MIAMI-DADE COUNTY, Fla. – After a number of delays, Miami-Dade County commissioners finally voted in favor of expanding the Urban Development Boundary to allow developers to build on sensitive county land.
It’s not quite a done deal yet, though.
The issue that has kept getting deferred is whether to hold the line or to build, pitting environmental concerns against new jobs.
The urban development boundary, or UDB, lines were drawn four decades ago to limit development to the west and south in order to protect fragile lands.
Four times before the commission has deferred the issue, extending the UDB to build the massive South Dade Logistics and Technology District.
Developers say it will bring jobs and improvements to the environment. The majority of commissioners are in favor.
“It’s either the economy or the environment, and I think this application, as it exists today, looks at both of those things,” said Commissioner Raquel Regalado.
But the commissioner who represents that district, not so much.
“It does look like this is cooked. It’s so cooked, it’s burned,” said Commissioner Danielle Cohen Higgins.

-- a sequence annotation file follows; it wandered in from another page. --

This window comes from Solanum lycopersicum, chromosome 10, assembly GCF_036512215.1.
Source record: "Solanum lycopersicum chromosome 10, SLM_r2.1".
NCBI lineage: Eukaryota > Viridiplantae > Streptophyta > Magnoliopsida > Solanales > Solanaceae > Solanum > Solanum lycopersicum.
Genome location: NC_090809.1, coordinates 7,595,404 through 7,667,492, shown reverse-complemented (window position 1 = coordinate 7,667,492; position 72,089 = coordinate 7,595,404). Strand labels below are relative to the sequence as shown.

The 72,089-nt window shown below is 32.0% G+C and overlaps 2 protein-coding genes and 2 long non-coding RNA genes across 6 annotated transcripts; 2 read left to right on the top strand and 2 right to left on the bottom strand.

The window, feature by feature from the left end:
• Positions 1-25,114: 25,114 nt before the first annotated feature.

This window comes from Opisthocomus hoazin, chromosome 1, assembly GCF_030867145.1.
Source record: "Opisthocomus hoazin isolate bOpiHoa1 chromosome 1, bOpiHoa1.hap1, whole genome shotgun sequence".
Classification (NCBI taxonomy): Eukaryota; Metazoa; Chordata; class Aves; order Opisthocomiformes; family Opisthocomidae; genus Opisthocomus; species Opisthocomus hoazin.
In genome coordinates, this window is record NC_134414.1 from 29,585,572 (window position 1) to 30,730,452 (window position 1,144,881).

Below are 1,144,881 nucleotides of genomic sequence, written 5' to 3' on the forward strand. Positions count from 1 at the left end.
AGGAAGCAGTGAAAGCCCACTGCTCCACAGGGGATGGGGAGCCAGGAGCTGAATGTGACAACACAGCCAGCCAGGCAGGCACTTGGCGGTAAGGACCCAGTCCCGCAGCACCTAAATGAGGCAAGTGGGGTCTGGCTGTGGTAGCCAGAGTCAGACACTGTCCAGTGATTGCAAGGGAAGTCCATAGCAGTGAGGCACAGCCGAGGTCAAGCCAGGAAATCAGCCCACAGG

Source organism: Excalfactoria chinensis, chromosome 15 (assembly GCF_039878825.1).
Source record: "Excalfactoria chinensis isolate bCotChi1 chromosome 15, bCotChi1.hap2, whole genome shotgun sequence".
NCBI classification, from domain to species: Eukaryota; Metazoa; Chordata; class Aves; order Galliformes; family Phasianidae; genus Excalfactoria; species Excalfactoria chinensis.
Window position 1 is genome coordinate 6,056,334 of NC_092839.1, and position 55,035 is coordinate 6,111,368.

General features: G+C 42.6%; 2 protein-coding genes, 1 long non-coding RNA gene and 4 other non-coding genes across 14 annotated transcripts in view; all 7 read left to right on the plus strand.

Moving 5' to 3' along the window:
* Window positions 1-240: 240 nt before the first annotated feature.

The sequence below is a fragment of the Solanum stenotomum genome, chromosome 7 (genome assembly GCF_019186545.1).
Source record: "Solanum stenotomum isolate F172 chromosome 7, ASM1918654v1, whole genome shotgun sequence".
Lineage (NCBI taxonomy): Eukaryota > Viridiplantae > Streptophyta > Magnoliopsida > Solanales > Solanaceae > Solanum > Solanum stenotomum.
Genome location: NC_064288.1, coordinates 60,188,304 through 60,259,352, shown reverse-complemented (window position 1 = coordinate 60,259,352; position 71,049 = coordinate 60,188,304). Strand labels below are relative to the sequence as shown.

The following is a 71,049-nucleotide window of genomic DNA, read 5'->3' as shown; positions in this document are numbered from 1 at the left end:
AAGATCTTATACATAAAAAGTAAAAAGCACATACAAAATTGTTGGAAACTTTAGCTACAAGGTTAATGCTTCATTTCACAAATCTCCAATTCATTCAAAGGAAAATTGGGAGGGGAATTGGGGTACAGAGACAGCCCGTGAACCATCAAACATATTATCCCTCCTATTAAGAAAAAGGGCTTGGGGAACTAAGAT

Miami-Dade Mayor Danielle Levine Cave could decide to veto the expansion after long opposing the measure.
“Obviously there’s a domino effect, once one property goes,” said Levine Cava. “Obviously there are a lot of people who are looking to develop.”
“There are no jobs guaranteed, and it’s a false claim to say that a warehouse development is better for the environment than agriculture,” said Levine Cava.
Aligned Real Estate Holdings Developer Jose Hevia, who was in favor of the expansion of the UDB, told Local 10 News, “The property itself is contaminated and we are going to remedy that ourselves. so environment, jobs, we going to help these people.
One of their arguments has been that over 50 percent of growth over the next few years is expected in south Miami-Dade. but most of the jobs are located farther north.
Levine Cava and those opposed have said there was other land available for this project.
The commission could override the veto with another two-thirds vote.
Should the mayor veto the commission decision, the issue would come back in front of commissioners on Nov. 15.